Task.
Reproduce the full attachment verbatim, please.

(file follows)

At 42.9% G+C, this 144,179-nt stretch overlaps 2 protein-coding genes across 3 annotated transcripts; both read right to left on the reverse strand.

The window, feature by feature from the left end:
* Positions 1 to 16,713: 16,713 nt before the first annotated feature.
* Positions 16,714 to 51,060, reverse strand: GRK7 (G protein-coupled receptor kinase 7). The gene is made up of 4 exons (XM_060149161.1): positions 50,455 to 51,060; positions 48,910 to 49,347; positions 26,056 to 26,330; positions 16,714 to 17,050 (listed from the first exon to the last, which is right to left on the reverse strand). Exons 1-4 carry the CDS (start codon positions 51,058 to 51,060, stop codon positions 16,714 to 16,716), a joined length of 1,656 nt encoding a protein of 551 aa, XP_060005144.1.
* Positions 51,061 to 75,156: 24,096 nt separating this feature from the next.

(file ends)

At 42.9% G+C, this 144,179-nt stretch overlaps 2 protein-coding genes across 3 annotated transcripts; both read right to left on the reverse strand.

The window, feature by feature from the left end:
* Positions 1 to 16,713: 16,713 nt before the first annotated feature.
* Positions 16,714 to 51,060, reverse strand: GRK7 (G protein-coupled receptor kinase 7). The gene is made up of 4 exons (XM_060149161.1): positions 50,455 to 51,060; positions 48,910 to 49,347; positions 26,056 to 26,330; positions 16,714 to 17,050 (listed from the first exon to the last, which is right to left on the reverse strand). Exons 1-4 carry the CDS (start codon positions 51,058 to 51,060, stop codon positions 16,714 to 16,716), a joined length of 1,656 nt encoding a protein of 551 aa, XP_060005144.1.
* Positions 51,061 to 75,156: 24,096 nt separating this feature from the next.